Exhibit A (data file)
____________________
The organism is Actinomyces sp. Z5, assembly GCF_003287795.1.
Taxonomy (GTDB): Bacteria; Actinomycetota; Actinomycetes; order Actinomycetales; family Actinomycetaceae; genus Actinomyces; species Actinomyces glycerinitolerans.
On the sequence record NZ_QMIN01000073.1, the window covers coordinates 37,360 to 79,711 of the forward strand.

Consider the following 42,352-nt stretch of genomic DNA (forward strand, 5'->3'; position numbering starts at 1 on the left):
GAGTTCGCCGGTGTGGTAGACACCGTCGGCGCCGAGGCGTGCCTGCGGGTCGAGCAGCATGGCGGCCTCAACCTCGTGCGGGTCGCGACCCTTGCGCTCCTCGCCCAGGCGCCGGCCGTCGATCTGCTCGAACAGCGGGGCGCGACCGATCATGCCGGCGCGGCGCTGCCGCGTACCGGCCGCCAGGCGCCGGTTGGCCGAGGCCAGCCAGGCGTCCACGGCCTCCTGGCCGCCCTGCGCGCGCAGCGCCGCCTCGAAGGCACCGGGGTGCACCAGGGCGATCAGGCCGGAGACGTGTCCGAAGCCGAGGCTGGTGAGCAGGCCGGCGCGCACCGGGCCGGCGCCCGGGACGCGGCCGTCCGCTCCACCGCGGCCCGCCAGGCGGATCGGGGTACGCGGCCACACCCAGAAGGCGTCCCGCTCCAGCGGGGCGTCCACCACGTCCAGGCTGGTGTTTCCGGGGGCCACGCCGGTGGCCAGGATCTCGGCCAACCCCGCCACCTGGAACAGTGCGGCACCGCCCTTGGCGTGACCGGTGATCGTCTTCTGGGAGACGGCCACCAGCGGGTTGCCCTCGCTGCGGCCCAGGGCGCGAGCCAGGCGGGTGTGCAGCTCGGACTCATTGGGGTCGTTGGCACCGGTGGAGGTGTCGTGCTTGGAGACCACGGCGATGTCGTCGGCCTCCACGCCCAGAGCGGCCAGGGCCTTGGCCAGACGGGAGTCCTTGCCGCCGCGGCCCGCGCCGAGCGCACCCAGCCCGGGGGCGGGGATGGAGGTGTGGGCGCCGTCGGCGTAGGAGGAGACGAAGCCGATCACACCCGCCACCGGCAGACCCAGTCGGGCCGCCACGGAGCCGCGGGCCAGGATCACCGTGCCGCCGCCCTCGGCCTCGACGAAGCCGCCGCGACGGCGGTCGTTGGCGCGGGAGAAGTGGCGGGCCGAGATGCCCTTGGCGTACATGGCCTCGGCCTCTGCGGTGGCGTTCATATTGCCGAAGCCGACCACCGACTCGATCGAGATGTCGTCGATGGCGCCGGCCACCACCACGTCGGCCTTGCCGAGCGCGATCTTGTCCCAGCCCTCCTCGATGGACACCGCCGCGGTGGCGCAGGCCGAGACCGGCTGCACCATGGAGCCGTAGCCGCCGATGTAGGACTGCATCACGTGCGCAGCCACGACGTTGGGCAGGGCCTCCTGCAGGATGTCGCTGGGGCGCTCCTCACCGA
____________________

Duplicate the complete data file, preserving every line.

The organism is Actinomyces sp. Z5, assembly GCF_003287795.1.
Taxonomy (GTDB): Bacteria; Actinomycetota; Actinomycetes; order Actinomycetales; family Actinomycetaceae; genus Actinomyces; species Actinomyces glycerinitolerans.
On the sequence record NZ_QMIN01000073.1, the window covers coordinates 37,360 to 79,711 of the forward strand.

Consider the following 42,352-nt stretch of genomic DNA (forward strand, 5'->3'; position numbering starts at 1 on the left):
GAGTTCGCCGGTGTGGTAGACACCGTCGGCGCCGAGGCGTGCCTGCGGGTCGAGCAGCATGGCGGCCTCAACCTCGTGCGGGTCGCGACCCTTGCGCTCCTCGCCCAGGCGCCGGCCGTCGATCTGCTCGAACAGCGGGGCGCGACCGATCATGCCGGCGCGGCGCTGCCGCGTACCGGCCGCCAGGCGCCGGTTGGCCGAGGCCAGCCAGGCGTCCACGGCCTCCTGGCCGCCCTGCGCGCGCAGCGCCGCCTCGAAGGCACCGGGGTGCACCAGGGCGATCAGGCCGGAGACGTGTCCGAAGCCGAGGCTGGTGAGCAGGCCGGCGCGCACCGGGCCGGCGCCCGGGACGCGGCCGTCCGCTCCACCGCGGCCCGCCAGGCGGATCGGGGTACGCGGCCACACCCAGAAGGCGTCCCGCTCCAGCGGGGCGTCCACCACGTCCAGGCTGGTGTTTCCGGGGGCCACGCCGGTGGCCAGGATCTCGGCCAACCCCGCCACCTGGAACAGTGCGGCACCGCCCTTGGCGTGACCGGTGATCGTCTTCTGGGAGACGGCCACCAGCGGGTTGCCCTCGCTGCGGCCCAGGGCGCGAGCCAGGCGGGTGTGCAGCTCGGACTCATTGGGGTCGTTGGCACCGGTGGAGGTGTCGTGCTTGGAGACCACGGCGATGTCGTCGGCCTCCACGCCCAGAGCGGCCAGGGCCTTGGCCAGACGGGAGTCCTTGCCGCCGCGGCCCGCGCCGAGCGCACCCAGCCCGGGGGCGGGGATGGAGGTGTGGGCGCCGTCGGCGTAGGAGGAGACGAAGCCGATCACACCCGCCACCGGCAGACCCAGTCGGGCCGCCACGGAGCCGCGGGCCAGGATCACCGTGCCGCCGCCCTCGGCCTCGACGAAGCCGCCGCGACGGCGGTCGTTGGCGCGGGAGAAGTGGCGGGCCGAGATGCCCTTGGCGTACATGGCCTCGGCCTCTGCGGTGGCGTTCATATTGCCGAAGCCGACCACCGACTCGATCGAGATGTCGTCGATGGCGCCGGCCACCACCACGTCGGCCTTGCCGAGCGCGATCTTGTCCCAGCCCTCCTCGATGGACACCGCCGCGGTGGCGCAGGCCGAGACCGGCTGCACCATGGAGCCGTAGCCGCCGATGTAGGACTGCATCACGTGCGCAGCCACGACGTTGGGCAGGGCCTCCTGCAGGATGTCGCTGGGGCGCTCCTCACCGA